Concord, MA Erland Construction and architectural firm Imai Keller Moore were selected to transform the Fenn School’s existing dining hall building into a brand new dining and learning facility with new classrooms, wood shop, and Innovation Lab. This project, built in two phases, is Erland’s third project working with the school and architectural firm.
The first phase of this 20,250 s/f project involved the demolition and reconstruction of half of an existing building, including the addition of new classrooms on the upper floor, while the other half remained fully operational. The dining hall, and a temporary kitchen that was built, remained fully operational to serve the Fenn student body, faculty, and staff, while wood framing, roofing, and rough interiors for MEP (mechanical, engineering, plumbing) upgrades were being installed on the other side of a shared wall.
A feature of this project is the use of a CLT (cross-laminated timber) wood panelized wall system for the elevator shaft. This building is the first in Massachusetts to use these wall panels for the shaftwall.
The constructed half adjacent to the dining hall includes the school’s Innovation Lab, an active learning center that combines art, science, and technology and cultivates curiosity, imagination, and collaboration, and a new-and-improved wood shop that returns to its prior location on campus. Cross-collaboration between these two adjoining spaces and staffs has expanded curricular opportunities for Fenn students.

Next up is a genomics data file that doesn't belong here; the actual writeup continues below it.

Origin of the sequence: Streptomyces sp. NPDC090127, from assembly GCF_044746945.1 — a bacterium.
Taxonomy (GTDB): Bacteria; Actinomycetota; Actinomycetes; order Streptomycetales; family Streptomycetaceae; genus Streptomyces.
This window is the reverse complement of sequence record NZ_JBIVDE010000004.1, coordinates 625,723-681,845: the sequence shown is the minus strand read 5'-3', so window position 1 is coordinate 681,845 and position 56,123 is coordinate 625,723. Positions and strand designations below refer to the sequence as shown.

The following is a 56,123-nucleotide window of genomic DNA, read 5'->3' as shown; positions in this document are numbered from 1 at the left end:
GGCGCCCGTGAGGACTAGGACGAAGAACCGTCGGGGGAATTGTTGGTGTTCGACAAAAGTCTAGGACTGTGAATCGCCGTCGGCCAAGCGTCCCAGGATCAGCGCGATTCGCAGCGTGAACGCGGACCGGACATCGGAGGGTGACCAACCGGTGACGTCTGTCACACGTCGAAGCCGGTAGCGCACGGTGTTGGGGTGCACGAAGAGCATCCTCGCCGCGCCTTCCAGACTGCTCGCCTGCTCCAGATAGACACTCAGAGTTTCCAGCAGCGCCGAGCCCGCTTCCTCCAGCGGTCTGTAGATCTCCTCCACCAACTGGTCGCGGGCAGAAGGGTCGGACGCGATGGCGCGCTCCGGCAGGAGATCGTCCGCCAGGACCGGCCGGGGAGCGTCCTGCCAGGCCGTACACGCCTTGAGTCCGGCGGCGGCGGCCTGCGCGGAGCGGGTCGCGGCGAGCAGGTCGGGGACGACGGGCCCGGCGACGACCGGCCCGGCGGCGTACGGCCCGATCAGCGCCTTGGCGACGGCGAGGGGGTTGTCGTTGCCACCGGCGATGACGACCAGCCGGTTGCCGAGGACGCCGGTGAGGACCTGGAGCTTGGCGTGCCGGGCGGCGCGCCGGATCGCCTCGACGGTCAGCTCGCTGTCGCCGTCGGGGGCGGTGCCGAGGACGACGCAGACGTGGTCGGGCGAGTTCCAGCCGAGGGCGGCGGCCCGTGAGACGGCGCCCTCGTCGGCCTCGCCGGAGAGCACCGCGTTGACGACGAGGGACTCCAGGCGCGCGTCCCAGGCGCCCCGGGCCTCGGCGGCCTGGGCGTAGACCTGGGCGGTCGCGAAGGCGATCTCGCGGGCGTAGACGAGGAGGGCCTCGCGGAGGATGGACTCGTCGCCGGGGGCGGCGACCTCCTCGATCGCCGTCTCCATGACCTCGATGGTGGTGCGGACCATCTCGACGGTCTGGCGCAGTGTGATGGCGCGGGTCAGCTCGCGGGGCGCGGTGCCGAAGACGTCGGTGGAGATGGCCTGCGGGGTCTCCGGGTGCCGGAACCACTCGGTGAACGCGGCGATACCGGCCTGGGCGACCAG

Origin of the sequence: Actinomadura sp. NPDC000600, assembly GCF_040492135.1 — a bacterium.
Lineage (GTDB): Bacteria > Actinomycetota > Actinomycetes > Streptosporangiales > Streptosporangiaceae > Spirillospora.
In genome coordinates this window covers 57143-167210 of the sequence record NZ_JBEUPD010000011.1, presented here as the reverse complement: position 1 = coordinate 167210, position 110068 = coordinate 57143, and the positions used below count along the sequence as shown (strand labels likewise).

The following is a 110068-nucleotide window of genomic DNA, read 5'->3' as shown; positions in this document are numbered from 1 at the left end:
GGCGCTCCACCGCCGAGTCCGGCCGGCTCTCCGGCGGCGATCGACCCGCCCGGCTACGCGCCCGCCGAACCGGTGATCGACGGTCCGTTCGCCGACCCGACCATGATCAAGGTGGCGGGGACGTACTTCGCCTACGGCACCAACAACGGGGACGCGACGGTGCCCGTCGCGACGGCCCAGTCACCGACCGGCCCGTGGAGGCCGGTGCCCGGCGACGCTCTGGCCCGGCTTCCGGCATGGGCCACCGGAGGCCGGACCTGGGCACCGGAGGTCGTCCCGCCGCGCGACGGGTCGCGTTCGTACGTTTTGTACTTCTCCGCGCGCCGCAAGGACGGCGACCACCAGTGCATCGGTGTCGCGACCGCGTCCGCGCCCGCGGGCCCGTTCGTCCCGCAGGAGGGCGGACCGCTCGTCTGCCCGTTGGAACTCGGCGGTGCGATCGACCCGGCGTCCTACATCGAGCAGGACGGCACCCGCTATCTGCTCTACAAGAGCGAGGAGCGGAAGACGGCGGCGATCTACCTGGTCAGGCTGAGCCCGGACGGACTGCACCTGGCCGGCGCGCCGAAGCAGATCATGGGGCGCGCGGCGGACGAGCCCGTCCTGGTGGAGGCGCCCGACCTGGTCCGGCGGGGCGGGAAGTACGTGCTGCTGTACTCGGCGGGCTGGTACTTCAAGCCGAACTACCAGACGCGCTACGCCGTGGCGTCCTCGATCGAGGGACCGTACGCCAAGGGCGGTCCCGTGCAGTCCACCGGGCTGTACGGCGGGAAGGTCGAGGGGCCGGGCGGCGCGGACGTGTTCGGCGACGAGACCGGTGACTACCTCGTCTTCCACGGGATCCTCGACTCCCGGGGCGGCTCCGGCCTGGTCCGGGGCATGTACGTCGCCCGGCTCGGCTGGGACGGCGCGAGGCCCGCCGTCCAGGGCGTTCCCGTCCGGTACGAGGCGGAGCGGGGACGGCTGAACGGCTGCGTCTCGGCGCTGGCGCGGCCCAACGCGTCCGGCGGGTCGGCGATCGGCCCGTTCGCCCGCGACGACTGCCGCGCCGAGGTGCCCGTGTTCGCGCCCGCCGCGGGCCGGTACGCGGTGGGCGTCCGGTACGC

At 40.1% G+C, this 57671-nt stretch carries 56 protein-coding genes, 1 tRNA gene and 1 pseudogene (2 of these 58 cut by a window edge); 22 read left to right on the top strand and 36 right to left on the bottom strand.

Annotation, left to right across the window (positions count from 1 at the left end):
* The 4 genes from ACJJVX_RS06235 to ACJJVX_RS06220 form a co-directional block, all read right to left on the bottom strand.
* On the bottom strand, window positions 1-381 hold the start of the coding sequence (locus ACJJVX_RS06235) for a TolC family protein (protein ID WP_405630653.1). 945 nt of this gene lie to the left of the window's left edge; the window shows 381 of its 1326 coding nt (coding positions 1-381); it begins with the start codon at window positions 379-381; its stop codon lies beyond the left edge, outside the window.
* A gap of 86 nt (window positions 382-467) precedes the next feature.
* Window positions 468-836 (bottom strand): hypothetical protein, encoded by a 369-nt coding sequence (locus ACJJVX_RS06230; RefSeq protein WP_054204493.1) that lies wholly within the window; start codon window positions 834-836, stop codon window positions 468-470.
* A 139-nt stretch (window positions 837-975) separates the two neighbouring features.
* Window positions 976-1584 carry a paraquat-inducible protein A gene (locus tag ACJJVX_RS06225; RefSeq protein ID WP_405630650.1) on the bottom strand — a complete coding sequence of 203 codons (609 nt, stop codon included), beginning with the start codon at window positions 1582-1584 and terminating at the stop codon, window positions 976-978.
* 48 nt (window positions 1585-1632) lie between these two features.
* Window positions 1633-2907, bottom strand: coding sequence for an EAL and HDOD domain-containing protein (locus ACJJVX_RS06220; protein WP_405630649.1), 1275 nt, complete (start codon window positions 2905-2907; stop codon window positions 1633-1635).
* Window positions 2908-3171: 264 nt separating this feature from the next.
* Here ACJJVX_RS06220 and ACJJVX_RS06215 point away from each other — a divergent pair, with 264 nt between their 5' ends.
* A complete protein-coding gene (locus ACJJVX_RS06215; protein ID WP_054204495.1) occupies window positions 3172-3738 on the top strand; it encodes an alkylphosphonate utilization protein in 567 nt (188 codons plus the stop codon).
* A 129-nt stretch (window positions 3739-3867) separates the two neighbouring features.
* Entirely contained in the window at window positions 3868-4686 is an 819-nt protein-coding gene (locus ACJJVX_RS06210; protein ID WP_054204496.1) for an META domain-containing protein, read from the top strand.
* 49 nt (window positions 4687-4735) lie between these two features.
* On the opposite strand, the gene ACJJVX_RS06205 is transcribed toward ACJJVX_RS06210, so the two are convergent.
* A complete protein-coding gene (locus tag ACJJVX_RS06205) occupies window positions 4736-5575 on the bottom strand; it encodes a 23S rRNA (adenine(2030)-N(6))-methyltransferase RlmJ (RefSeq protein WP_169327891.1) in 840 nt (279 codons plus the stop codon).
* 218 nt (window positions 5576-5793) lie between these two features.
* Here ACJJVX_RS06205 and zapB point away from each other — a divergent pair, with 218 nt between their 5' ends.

The second phase consisted of expanding the dining hall, cafeteria servery, and kitchen, and adding new bathrooms with updated services in the same footprint. Since construction took place while school was in session, Scott Bates, vice president & academic group manager at Erland, said safety and daily communication were of the utmost importance.
“We implemented a traffic flow plan around the construction site that allowed safe access to the dining hall while still in use. Additional precautions were taken by posting extra signage, checking fencing, and monitoring trenching regularly, to make sure students and visitors to campus were safe,” said Bates. “Throughout construction, our safety committee continued to visit the Fenn School campus and inform their project team on what was being done onsite to mitigate risk.”
“I thoroughly enjoyed working closely with the Erland and Imai Keller Moore teams to bring this third major building project to life on our Fenn campus,” said David Platt, Fenn’s assistant headmaster for finance and operations and project manager for the Campus Center construction. “It is always a long and complex journey to bring a project of this magnitude to fruition yet, at the same time, it is so exciting to see a building materialize that will impact the Fenn experience of the next 50+ years of students.”
“Fenn’s new Campus Center has transformed the learning landscape at Fenn,” said headmaster Derek Boonisar. “The community has embraced the beautiful new spaces and the possibilities they provide for enhanced teaching and learning. Our daily lives have improved with a better dining hall experience and more community gathering space, and it has been especially gratifying to see the collaboration that is happening every day across our academic departments and Innovation Lab and Wood Shop teams. All of it together makes for a richer educational experience for our boys.”
The Fenn School, an independent day school for boys in grades 4-9, opened its doors in 1929.